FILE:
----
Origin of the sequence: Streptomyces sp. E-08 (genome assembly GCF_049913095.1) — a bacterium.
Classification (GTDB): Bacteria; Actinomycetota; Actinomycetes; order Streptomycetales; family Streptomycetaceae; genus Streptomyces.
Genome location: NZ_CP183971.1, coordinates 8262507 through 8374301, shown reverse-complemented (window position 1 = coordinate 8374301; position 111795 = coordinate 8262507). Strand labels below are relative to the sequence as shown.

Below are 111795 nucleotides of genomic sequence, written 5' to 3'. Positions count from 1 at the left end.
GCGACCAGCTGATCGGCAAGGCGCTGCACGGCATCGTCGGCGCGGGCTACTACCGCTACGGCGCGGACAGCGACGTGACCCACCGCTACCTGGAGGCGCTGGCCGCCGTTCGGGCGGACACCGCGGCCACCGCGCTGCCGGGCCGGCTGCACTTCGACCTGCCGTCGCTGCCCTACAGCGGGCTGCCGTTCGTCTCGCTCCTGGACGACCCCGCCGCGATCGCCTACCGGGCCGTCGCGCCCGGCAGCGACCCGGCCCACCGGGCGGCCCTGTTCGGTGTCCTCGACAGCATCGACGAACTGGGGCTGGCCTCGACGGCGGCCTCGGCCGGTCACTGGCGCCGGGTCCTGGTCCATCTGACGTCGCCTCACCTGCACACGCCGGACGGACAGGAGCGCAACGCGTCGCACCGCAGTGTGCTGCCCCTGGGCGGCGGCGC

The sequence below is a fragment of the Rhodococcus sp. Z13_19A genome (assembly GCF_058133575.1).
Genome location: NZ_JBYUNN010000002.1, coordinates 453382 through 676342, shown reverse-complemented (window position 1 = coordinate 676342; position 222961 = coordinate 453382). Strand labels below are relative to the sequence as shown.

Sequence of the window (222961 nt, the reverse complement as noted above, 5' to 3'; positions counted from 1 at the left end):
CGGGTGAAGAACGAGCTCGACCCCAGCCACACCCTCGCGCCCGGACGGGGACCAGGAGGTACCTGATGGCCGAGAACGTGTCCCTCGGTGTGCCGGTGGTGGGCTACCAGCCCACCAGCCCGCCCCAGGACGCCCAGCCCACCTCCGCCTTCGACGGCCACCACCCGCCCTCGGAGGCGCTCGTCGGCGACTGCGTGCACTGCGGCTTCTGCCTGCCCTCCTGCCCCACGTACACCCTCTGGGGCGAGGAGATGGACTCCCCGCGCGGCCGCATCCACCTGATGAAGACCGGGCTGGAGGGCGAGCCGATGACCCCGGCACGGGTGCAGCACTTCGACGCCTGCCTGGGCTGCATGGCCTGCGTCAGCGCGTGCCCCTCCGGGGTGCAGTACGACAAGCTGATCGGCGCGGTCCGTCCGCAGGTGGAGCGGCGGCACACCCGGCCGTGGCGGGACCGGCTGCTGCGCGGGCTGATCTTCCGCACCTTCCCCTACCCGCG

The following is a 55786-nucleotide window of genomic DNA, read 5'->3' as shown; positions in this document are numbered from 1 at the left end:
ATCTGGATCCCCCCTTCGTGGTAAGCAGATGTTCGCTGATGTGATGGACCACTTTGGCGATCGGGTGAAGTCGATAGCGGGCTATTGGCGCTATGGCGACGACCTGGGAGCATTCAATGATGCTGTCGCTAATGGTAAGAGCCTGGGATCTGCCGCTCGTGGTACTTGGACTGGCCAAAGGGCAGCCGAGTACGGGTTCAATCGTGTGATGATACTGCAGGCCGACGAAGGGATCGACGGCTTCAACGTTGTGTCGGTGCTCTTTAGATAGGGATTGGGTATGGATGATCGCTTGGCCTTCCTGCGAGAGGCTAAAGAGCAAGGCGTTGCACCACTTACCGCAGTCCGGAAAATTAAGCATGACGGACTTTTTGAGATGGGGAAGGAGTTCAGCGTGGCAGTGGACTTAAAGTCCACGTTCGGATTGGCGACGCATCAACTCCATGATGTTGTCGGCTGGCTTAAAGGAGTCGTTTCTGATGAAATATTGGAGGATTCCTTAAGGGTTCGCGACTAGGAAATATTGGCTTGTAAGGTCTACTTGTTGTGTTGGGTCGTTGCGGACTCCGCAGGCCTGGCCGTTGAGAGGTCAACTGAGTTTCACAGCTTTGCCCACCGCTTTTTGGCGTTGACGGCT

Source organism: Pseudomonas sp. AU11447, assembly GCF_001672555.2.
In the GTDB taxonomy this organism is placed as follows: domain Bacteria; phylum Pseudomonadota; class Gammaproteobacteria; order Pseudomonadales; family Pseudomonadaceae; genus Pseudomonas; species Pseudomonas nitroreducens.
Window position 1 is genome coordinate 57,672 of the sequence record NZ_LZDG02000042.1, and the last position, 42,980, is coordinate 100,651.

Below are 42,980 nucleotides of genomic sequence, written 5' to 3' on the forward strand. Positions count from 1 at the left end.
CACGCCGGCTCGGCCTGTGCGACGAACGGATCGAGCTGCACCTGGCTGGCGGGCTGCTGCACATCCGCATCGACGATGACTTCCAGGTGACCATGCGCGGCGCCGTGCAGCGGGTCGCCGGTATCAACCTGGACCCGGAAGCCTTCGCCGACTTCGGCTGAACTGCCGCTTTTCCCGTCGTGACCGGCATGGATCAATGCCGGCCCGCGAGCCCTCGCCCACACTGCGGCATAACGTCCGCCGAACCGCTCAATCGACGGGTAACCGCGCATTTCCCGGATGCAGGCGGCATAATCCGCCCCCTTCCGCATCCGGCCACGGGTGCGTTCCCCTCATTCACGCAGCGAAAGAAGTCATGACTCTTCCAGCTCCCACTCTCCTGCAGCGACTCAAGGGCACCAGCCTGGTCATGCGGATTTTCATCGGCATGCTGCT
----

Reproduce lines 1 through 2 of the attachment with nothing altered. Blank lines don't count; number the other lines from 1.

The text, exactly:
Origin of the sequence: Streptomyces sp. E-08 (genome assembly GCF_049913095.1) — a bacterium.
Classification (GTDB): Bacteria; Actinomycetota; Actinomycetes; order Streptomycetales; family Streptomycetaceae; genus Streptomyces.